With the approval of a bill in parliament on Friday, Denmark laid the groundwork to enforce temporary border controls.
The measure gives the state the ability to force all bus, train and ferry operators to check the IDs of all passengers entering Denmark. If a passenger is allowed into the country without the proper paperwork, the operators risk a fine of 12,000 kroner per passenger.
The requirement will only go into effect if Denmark finds it necessary in order to stop an influx of refugees, Integration Minister Inger Støjberg said.
“It's not because I want us to have to implement operator responsibility. But we could wind up in a situation in which it is necessary. For example, if the Swedes do it,” she told Ritzau.
Sweden has already announced that it will do just that beginning on January 4th, with ID checks carried out at Copenhagen Airport, the last train stop before crossing into Malmö. The Swedes will also make ferry operators check all passengers for the necessary paperwork.
Støjberg refused to answer if Denmark would implement its new rules along with Sweden.
“I won't say anything about that today, but it is something that the government is following very, very closely,” she said.
Støjberg also declined to elaborate on what exactly would constitute the 'special circumstances' needed to implement the controls.
Rail operator DSB has been a vocal critic of the government's plans, saying it is not equipped to carry out such ID checks. Several transport companies have said that if Denmark pulls the trigger on the new requirements, it could mean the end of cross-border traffic.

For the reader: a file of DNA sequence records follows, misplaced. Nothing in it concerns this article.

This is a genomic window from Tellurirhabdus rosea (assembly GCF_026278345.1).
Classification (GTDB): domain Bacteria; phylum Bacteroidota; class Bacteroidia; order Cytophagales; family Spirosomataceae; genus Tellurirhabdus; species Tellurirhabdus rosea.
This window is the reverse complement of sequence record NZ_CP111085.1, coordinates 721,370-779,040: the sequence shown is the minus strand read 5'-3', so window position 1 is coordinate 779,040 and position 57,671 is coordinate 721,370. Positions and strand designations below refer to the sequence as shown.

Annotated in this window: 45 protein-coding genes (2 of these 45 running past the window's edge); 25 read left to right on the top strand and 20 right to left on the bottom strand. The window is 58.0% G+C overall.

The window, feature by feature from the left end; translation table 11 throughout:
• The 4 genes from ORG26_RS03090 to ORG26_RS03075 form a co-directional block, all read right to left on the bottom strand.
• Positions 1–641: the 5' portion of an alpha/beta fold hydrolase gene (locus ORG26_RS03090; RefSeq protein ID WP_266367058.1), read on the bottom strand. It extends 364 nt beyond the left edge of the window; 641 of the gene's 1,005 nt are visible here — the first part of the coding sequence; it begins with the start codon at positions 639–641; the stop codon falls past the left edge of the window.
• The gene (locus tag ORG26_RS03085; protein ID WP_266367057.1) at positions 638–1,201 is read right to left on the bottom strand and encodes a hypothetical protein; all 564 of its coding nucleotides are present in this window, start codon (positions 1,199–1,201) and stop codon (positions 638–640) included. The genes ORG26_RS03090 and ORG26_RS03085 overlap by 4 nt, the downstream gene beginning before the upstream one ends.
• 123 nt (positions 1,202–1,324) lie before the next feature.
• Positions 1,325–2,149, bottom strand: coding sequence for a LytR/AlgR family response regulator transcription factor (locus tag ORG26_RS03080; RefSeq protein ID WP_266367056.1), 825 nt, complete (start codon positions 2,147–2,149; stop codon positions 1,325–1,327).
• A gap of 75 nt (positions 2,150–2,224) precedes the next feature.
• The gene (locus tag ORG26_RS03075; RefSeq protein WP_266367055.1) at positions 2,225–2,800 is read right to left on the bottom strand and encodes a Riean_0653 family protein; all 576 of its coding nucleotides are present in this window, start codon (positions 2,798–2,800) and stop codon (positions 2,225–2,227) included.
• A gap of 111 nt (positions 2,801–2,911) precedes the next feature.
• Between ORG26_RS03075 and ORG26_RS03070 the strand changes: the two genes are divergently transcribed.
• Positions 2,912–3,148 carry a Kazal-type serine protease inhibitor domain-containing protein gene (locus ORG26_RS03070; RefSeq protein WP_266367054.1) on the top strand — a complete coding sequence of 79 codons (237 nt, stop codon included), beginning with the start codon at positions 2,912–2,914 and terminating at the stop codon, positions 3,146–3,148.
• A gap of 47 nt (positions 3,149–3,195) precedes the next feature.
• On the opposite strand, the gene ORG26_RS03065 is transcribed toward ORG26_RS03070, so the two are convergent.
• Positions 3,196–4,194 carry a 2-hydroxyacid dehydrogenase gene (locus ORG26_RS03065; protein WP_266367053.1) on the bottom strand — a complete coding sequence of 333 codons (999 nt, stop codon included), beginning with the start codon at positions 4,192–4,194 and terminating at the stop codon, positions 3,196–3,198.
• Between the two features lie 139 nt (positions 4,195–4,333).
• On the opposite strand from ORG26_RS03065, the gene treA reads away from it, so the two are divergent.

German officials have also expressed dismay at Denmark's plans to carry out ID checks between two Schengen nations.
“It is something completely new that a bus driver would take on obligatory passport control and it goes against all intentions of strengthening Danish-German cooperation,” Anke Spoorendonk, the minister for European Affairs in Schleswig-Holstein, told Politiken.
The German Federal Police have also expressed concern about the plan.
“It is completely unthinkable under German law that private actors would control passengers' papers and passports. Controlling people's identification papers is a police responsibility in Germany,” Matthias Menge, a spokesman for the federal police in Bad Bramstedt, told Politiken.
The German police said that if DSB requests ID papers, passengers can merely decline to cooperate without consequence. Støjberg, however, insisted that the rail operator will have to ensure that passengers have the proper papers if and when Denmark implements the new rules.
“DSB can refuse to take the passengers along. It is up to the transporter to ensure that passengers have passports and visas in order,” she told Ritzau.
Friday's measure passed parliament by a vote of 77-24.